@texastoland can you elaborate on why you think no general-purpose tool can replace psc-bundle? I was under the impression that we would stop using it after we implement es6 modules; in fact I though one of the main pros of es6 modules would be not having to maintain psc-bundle any more. It would be quite a lot of effort to make psc-bundle work with ES6 modules as someone would have to update language-javascript to understand at least ES6 imports and exports (although I guess the maintainers would rather have a library capable of parsing either ES5 or ES6, and probably not some odd language halfway in between the two).

Regarding whole-program optimisations such as the uncurrying one, I think we should try to write this kind of stuff in PureScript, since JS seems to be the language that all JS language tools are written in nowadays.

I'm not keen on generating classes or arrow functions in psc unless someone can provide a good reason to. The rationale for classes was supposed to be improved DCE because the IIFEs are considered side effectful, but apparently they're fine after all. The rationale for arrow functions was code size, but the answer there is compression (cc @michaelficarra).

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commented Jun 30, 2016

can you elaborate on why you think no general-purpose tool can replace psc-bundle?

Ah I never looked at the project before so I assumed it worked in phases like Scala. No tool could ever replace one that optimizes the AST.

I think we should try to write this kind of stuff in PureScript,

In that case parsing modern JS would be a solved problem.

unless someone can provide a good reason to.

How about the converse. Why not? Why not emit what's most readable and downgrade for compatibility? Why do other popular JS compilers do the same? Or why bother maintain readable JS? It's not FFI alone. Those weren't my motivations and didn't sound like @michaelficarra's.

@wegry

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commented Jun 30, 2016

@texastoland Rollup ostensibly provides the ability to go from CommonJS and AMD to ES6 modules. I can't imagine it would be good for build times though.

At least in your example repo, it would potentially remove those additional FFI files because as ES6 modules instead of CommonJS they could be tree-shaken.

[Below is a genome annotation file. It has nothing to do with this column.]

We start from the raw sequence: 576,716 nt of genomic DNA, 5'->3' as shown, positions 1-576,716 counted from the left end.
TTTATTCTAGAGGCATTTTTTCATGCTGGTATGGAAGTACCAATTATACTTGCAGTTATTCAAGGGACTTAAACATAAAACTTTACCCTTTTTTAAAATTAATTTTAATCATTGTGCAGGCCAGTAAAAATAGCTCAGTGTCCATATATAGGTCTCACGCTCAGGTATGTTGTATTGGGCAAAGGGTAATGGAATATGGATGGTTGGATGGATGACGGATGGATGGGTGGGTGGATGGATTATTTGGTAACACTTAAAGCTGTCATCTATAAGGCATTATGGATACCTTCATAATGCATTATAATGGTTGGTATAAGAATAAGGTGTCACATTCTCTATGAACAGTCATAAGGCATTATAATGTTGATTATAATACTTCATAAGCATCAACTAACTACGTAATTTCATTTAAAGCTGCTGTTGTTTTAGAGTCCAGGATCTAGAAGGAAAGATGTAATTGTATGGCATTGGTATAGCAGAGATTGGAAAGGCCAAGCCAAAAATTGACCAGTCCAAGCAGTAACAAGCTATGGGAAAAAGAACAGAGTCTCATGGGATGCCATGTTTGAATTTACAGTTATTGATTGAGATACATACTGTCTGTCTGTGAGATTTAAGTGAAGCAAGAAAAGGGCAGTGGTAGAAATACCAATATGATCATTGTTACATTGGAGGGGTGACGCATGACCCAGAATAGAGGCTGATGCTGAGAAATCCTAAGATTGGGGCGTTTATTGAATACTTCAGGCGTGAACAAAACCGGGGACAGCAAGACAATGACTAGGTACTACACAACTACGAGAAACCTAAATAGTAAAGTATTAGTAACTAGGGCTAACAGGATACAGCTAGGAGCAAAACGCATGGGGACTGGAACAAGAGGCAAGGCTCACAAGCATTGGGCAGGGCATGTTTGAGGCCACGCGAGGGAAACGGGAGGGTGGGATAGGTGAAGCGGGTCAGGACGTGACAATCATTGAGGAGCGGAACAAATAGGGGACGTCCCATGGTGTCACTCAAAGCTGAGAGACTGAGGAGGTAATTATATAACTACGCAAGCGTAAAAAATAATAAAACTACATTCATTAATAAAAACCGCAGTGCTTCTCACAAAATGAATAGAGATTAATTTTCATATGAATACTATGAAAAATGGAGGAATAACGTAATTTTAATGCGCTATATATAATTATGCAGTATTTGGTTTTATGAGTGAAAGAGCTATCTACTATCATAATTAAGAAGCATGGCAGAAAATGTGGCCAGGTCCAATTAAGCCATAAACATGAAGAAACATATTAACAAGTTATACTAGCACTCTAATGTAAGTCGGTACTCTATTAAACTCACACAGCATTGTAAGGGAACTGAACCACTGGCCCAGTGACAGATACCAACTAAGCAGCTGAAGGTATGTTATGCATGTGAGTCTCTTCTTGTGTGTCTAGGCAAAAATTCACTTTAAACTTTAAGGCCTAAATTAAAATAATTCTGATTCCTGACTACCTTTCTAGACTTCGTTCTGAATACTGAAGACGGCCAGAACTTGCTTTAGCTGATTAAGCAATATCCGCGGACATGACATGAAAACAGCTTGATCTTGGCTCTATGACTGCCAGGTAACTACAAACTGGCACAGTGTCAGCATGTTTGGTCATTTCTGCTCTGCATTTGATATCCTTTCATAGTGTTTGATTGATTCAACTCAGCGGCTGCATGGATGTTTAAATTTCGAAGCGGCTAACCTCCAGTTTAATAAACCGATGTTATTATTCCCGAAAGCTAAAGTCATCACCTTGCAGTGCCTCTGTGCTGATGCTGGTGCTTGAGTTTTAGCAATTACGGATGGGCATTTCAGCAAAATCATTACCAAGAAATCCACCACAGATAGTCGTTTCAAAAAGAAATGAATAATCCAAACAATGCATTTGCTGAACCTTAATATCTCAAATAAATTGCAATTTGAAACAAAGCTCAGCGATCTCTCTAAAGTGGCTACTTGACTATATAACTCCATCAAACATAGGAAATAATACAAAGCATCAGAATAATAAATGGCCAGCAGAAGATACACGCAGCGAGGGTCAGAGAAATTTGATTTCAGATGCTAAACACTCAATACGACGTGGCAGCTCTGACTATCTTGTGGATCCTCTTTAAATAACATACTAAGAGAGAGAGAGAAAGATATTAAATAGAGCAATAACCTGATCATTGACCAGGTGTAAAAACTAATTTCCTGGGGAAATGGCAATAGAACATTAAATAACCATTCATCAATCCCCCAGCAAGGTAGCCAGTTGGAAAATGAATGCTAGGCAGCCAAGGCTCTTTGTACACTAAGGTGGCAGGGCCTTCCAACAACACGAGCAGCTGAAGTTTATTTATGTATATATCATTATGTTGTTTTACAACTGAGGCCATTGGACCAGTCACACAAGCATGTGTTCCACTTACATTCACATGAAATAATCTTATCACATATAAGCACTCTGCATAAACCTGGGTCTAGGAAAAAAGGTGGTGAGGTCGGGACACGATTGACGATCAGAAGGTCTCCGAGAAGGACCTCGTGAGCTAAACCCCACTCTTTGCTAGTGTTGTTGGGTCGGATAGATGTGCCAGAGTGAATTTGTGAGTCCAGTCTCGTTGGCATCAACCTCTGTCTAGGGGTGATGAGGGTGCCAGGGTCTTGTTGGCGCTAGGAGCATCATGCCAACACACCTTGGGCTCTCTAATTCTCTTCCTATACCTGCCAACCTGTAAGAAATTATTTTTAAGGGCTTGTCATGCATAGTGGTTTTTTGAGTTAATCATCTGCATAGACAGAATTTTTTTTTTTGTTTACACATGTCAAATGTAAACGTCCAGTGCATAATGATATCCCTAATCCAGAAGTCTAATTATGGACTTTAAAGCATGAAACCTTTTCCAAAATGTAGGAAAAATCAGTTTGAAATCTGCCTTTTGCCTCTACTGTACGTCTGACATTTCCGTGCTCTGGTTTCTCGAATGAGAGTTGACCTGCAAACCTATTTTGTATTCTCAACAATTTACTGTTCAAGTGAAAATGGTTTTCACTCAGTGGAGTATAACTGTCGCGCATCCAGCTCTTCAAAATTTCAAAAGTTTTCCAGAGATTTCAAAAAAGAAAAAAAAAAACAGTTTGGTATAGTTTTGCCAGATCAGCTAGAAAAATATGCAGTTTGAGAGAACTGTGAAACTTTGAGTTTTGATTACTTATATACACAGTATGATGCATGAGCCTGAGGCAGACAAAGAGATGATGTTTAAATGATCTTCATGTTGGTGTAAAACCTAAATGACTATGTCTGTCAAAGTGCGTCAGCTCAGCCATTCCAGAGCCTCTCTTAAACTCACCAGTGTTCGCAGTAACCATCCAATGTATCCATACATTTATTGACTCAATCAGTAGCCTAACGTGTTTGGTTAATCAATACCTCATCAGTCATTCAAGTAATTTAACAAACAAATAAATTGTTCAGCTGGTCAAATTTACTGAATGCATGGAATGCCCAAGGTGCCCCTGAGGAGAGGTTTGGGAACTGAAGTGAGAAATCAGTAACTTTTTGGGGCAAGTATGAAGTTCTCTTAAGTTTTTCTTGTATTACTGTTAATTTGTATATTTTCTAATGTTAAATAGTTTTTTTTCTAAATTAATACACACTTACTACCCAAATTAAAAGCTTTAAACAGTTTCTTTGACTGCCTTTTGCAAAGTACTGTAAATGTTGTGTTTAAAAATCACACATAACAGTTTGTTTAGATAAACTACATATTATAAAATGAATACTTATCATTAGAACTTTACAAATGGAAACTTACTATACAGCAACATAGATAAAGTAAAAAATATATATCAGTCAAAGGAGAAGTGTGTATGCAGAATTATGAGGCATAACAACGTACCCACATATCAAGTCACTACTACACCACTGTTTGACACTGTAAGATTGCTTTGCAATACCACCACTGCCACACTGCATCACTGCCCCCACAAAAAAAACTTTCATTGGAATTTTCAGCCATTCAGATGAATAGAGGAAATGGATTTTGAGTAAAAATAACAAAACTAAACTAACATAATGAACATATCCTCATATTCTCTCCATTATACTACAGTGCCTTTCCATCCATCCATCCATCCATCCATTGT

@texastoland

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commented Jun 30, 2016

Ohhh that means versioned FFI files would be unusable without transpilation regardless what psc emitted…

@wegry

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commented Jun 30, 2016

Wouldn't it be the same for the psc transpiled PS though? Transpilation isn't necessary with rollup (which looks wonderful by the way) or webpack@^2 (edit) for modules. It's only converting the module and export syntax. Neither of which are supported by any current browser except for a dev build of Edge.

Edit 2: Nevermind, missed the arrow function mention.

@hdgarrood

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commented Jun 30, 2016

Because the code produced by psc is executed much more often than it's read, and it's only a very minor readability improvement for another compile step, which is probably easy with some setups but might be really painful in others. It just doesn't seem like a worthwhile tradeoff to me.

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commented Jun 30, 2016

No tool could ever replace one that optimizes the AST.

I'm still not quite sure what you're getting at here.

@texastoland

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commented Jun 30, 2016

I'm still not quite sure what you're getting at here.

E.g. inlining.

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commented Jul 1, 2016

Ahh, gotcha. Is it feasible to have a program that just performs whole-program optimisations like uncurrying on a bunch of es6 modules, and then perform DCE on the result of that with a separate tool, like Rollup? We're tantalisingly close to being able to ditch psc-bundle.

@texastoland

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commented Jul 1, 2016

I imagine so but…

Ohhh that means versioned FFI files would be unusable without transpilation regardless what psc emitted…

I don't understand the objection to modern JS based on adoption (http://node.green and http://kangax.github.io/compat-table/es6/) nor about different emit modes but…

Standardizing on modules exclusively would require FFI to be postprocessed to be consumed. What if it isn't migrated from CJS? Must is still wrapped by Browserify or another bundler for browser anyway? What about PSCi which doesn't use Pulp?